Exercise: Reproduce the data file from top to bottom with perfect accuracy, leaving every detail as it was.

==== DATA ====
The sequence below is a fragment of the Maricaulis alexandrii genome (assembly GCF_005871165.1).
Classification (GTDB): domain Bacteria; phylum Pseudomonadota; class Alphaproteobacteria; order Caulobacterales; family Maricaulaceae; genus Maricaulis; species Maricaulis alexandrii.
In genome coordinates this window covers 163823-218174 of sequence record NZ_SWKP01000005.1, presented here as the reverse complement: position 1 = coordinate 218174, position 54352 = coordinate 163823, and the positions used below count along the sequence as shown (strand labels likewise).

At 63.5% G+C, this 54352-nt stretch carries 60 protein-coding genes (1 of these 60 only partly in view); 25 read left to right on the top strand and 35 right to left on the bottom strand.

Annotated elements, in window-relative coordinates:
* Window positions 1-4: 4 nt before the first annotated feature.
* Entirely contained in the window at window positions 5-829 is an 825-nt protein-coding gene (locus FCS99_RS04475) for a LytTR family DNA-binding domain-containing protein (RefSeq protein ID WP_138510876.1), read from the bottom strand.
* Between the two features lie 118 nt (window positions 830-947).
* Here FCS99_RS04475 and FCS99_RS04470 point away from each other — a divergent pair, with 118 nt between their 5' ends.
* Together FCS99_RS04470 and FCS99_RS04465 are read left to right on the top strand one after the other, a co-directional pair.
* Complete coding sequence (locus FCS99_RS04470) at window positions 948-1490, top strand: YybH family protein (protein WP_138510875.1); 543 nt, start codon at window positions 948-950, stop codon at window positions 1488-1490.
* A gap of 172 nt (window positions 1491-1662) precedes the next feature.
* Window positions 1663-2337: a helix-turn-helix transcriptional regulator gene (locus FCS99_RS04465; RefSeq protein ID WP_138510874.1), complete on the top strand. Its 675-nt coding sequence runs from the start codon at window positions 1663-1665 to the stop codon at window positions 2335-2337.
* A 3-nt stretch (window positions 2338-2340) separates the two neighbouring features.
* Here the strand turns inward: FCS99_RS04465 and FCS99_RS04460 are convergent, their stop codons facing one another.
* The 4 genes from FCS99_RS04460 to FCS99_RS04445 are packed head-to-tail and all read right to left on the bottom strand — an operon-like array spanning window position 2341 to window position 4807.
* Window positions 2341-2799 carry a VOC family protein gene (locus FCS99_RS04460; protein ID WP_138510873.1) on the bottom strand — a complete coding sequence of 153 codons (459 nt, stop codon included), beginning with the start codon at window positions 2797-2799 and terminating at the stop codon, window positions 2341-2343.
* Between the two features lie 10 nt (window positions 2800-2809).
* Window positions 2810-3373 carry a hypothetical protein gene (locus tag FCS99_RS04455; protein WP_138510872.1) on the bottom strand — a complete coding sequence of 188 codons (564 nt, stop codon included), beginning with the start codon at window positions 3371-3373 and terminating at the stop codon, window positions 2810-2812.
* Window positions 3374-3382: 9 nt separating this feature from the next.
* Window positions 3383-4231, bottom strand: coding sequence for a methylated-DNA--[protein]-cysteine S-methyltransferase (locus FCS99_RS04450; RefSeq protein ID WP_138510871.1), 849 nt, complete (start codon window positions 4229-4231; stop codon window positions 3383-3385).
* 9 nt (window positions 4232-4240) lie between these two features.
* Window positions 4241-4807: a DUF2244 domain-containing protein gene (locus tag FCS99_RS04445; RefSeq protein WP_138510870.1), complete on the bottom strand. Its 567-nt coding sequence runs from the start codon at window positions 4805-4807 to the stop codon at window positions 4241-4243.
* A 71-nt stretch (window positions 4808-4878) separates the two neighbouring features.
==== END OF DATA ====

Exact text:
The sequence below is a fragment of the Maricaulis alexandrii genome (assembly GCF_005871165.1).
Classification (GTDB): domain Bacteria; phylum Pseudomonadota; class Alphaproteobacteria; order Caulobacterales; family Maricaulaceae; genus Maricaulis; species Maricaulis alexandrii.
In genome coordinates this window covers 163823-218174 of sequence record NZ_SWKP01000005.1, presented here as the reverse complement: position 1 = coordinate 218174, position 54352 = coordinate 163823, and the positions used below count along the sequence as shown (strand labels likewise).

At 63.5% G+C, this 54352-nt stretch carries 60 protein-coding genes (1 of these 60 only partly in view); 25 read left to right on the top strand and 35 right to left on the bottom strand.

Annotated elements, in window-relative coordinates:
* Window positions 1-4: 4 nt before the first annotated feature.
* Entirely contained in the window at window positions 5-829 is an 825-nt protein-coding gene (locus FCS99_RS04475) for a LytTR family DNA-binding domain-containing protein (RefSeq protein ID WP_138510876.1), read from the bottom strand.
* Between the two features lie 118 nt (window positions 830-947).
* Here FCS99_RS04475 and FCS99_RS04470 point away from each other — a divergent pair, with 118 nt between their 5' ends.
* Together FCS99_RS04470 and FCS99_RS04465 are read left to right on the top strand one after the other, a co-directional pair.
* Complete coding sequence (locus FCS99_RS04470) at window positions 948-1490, top strand: YybH family protein (protein WP_138510875.1); 543 nt, start codon at window positions 948-950, stop codon at window positions 1488-1490.
* A gap of 172 nt (window positions 1491-1662) precedes the next feature.
* Window positions 1663-2337: a helix-turn-helix transcriptional regulator gene (locus FCS99_RS04465; RefSeq protein ID WP_138510874.1), complete on the top strand. Its 675-nt coding sequence runs from the start codon at window positions 1663-1665 to the stop codon at window positions 2335-2337.
* A 3-nt stretch (window positions 2338-2340) separates the two neighbouring features.
* Here the strand turns inward: FCS99_RS04465 and FCS99_RS04460 are convergent, their stop codons facing one another.
* The 4 genes from FCS99_RS04460 to FCS99_RS04445 are packed head-to-tail and all read right to left on the bottom strand — an operon-like array spanning window position 2341 to window position 4807.
* Window positions 2341-2799 carry a VOC family protein gene (locus FCS99_RS04460; protein ID WP_138510873.1) on the bottom strand — a complete coding sequence of 153 codons (459 nt, stop codon included), beginning with the start codon at window positions 2797-2799 and terminating at the stop codon, window positions 2341-2343.
* Between the two features lie 10 nt (window positions 2800-2809).
* Window positions 2810-3373 carry a hypothetical protein gene (locus tag FCS99_RS04455; protein WP_138510872.1) on the bottom strand — a complete coding sequence of 188 codons (564 nt, stop codon included), beginning with the start codon at window positions 3371-3373 and terminating at the stop codon, window positions 2810-2812.
* Window positions 3374-3382: 9 nt separating this feature from the next.
* Window positions 3383-4231, bottom strand: coding sequence for a methylated-DNA--[protein]-cysteine S-methyltransferase (locus FCS99_RS04450; RefSeq protein ID WP_138510871.1), 849 nt, complete (start codon window positions 4229-4231; stop codon window positions 3383-3385).
* 9 nt (window positions 4232-4240) lie between these two features.
* Window positions 4241-4807: a DUF2244 domain-containing protein gene (locus tag FCS99_RS04445; RefSeq protein WP_138510870.1), complete on the bottom strand. Its 567-nt coding sequence runs from the start codon at window positions 4805-4807 to the stop codon at window positions 4241-4243.
* A 71-nt stretch (window positions 4808-4878) separates the two neighbouring features.